One way licensing and other corporate teams can stay ahead of the increasingly fierce competition for compounds is to keep
appraised of the deal terms in vogue throughout the industry. Generally speaking, financial terms are obvious, it's the other
constraints and interests that really need a closer ear. Are you willing to take a territorial split with another company?
Can you enhance an early milestone in a back-end deal? Offer one of your own compounds as a potential quid pro quo? Once your
team knows what's in their hands, they can be more responsive to the potential partner's requests.
Some companies think that by empowering business development executives, they are giving them "license to deal." However,
a better solution might be training. In Europe, the industry has recognized this need for specialized training by establishing
via Pharmaceutical Licensing Group (PLG), a formal post-graduate-degree qualification aimed at new entrants to the area.
The course is designed to cover all relevant subjects— regulatory, legal, intellectual property, finance, and marketing—to
better the skills of these managers in the industry.
5. Take tips from i-bankers
Love 'em or hate 'em, investment bankers know how to do deals because that's how they get paid. Sure, some accuse bankers
of "pushing" inappropriate deals, but putting aside those charges, there are still several lessons pharma execs can learn
First, bankers don't suffer from the same type of insular thinking that often afflicts the pharma industry. They seek to understand
the deal-making process from the perspectives of all participants—not just their own. That means knowing the details of proposed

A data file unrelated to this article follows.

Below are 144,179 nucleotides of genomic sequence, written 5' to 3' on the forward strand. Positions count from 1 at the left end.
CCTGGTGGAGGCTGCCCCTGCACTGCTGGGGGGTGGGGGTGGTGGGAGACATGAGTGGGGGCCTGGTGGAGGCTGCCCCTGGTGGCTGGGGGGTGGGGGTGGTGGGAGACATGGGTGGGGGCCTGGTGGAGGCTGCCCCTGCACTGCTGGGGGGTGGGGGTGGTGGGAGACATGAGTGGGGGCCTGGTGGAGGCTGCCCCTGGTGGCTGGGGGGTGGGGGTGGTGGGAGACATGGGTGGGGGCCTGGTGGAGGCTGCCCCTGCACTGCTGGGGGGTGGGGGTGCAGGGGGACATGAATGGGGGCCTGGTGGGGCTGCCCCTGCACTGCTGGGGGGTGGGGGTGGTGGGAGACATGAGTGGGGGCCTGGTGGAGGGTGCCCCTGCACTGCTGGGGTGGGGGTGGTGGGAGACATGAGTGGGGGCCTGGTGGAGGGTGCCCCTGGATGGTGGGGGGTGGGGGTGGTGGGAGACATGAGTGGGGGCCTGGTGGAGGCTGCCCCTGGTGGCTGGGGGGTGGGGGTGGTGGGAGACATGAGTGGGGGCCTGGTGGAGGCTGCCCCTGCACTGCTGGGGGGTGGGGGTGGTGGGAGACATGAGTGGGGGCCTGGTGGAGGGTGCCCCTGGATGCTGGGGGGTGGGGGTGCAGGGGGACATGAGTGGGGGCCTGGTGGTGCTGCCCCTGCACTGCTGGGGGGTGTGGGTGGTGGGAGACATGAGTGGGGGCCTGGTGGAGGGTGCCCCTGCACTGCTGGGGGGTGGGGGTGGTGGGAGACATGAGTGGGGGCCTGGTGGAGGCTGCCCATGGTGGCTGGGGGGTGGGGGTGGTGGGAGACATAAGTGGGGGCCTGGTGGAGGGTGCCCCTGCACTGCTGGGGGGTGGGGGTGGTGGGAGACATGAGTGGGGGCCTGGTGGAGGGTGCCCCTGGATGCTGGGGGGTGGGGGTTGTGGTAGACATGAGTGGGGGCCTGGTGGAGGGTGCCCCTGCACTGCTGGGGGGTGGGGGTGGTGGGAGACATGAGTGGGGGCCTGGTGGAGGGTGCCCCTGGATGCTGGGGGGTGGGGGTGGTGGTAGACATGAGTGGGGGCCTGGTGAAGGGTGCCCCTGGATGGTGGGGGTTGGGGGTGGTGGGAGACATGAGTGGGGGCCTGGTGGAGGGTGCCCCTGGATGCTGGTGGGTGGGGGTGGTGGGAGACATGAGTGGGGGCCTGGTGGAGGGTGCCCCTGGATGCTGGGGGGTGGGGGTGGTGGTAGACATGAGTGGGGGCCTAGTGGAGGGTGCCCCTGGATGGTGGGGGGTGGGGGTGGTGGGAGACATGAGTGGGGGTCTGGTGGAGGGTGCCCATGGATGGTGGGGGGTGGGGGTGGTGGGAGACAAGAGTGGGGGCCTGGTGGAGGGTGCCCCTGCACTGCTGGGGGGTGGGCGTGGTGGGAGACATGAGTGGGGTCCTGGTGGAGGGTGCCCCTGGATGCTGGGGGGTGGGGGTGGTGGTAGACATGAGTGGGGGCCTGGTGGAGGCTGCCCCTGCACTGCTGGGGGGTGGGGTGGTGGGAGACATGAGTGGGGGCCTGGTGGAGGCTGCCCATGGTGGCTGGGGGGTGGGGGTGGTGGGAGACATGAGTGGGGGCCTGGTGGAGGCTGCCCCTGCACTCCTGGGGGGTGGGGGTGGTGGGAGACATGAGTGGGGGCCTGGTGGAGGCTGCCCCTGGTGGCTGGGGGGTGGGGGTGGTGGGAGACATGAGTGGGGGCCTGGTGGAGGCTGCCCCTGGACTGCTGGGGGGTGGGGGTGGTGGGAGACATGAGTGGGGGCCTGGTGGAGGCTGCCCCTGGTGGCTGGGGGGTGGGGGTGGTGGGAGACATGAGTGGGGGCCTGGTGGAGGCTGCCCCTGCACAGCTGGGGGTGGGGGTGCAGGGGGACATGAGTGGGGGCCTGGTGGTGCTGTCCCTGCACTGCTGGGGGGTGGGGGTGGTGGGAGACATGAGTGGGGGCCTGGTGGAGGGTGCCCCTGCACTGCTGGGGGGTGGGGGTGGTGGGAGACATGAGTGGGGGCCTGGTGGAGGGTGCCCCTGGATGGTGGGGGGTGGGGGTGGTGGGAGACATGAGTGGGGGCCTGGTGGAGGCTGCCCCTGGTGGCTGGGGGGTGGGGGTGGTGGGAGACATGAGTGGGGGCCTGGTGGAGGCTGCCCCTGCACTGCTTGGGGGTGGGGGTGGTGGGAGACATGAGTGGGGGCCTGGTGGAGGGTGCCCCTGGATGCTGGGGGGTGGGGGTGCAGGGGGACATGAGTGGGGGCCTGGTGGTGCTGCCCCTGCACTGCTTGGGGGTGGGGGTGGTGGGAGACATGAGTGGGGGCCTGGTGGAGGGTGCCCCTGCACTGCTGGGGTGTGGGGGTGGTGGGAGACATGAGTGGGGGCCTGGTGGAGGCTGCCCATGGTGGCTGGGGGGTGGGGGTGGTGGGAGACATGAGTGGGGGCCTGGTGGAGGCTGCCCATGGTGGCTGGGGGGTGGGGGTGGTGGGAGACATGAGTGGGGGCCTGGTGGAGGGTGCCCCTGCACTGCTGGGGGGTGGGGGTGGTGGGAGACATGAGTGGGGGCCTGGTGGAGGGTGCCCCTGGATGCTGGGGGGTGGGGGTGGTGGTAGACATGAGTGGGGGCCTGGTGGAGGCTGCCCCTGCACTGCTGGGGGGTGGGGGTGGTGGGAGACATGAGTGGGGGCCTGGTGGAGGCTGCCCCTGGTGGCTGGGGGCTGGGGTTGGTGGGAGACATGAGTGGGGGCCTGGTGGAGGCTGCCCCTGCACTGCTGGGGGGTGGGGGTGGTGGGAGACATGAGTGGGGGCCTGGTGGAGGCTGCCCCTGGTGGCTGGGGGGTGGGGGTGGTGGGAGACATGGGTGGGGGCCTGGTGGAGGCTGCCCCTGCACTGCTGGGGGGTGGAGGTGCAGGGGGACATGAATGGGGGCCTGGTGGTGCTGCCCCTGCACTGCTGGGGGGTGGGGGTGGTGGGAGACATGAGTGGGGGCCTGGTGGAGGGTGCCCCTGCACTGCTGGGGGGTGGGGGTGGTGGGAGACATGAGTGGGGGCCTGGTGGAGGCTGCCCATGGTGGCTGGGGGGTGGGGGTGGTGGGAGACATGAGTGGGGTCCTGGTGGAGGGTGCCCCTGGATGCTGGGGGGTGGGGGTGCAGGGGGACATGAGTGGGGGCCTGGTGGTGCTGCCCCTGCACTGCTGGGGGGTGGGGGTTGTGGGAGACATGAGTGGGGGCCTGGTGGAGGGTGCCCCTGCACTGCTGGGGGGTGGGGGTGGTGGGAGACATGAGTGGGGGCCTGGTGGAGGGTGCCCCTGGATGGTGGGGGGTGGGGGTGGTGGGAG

timelines, political issues, decision makers, and board sensitivities to issues such as earnings dilution, headcount expansion,
or the acquisition of even more manufacturing assets. Those daily 6 pm banker teleconferences, in which teams of 10 to 50
people review the day's deal developments, are all about process-management, maintaining momentum, and avoiding surprises
by proactive management. In contrast, corporate executives typically adopt a more reserved approach, recognizing deal-stopping
issues late in the process, which inevitably delays crossing the finish line.
The second lesson bankers can teach is responsivity. Bankers return phone calls because they know that's the way to execute
deals. Moreover, bankers usually respond quickly, within hours by phone or immediately via Blackberry. Compare that with corporate
executives, whose familiar response is: "I am traveling" or "I am in a meeting." A couple of weeks delay in responding is
not uncommon for some licensing executives (but don't tell the CEO, who still believes his team is really responsive).
6. Highlight accounting issues early in the deal process
In mergers and acquisitions, assessing the impact of acquisitions on earnings and the balance sheet has always been fundamental
to the yes/no decision of a deal. However, the same cannot always be said of licensing.
Only in the last few years, as financial reporting standards have become more proscribed, has the accounting of deals become
a critical hurdle in licensing. Big Pharma has quite rightly employed finance specialists not only to value opportunities,
but also evaluate the potential P&L, balance sheet, or tax issues arising from these deals or partnerships. Development milestones
paid to partners can be dilutive, while the threat of impairment of recently acquired products/projects is yet another thing
for the CFO to worry about. For the deal team, this means there is now yet another internal hurdle to be crossed along with
the already extensive scientific, commercial, and financial ones.
An analogous issue is that of equity in licensing deals. Traditionally, licensing executives have had little experience of
equity, which is normally a corporate-finance responsibility. Unfortunately, inadequate communication between corporate/M&A
staff and licensing means that this critical perspective and essential component is not brought to the deal early enough,
or at all, thereby creating the potential for a very late internal objection to a deal to arise. The consequences can be severe.
For instance, there was one occasion when a major licensing/equity deal negotiated by licensing executives omitted anti-dilution
provisions in the event of an IPO, which might have resulted in a loss of majority control in the investment.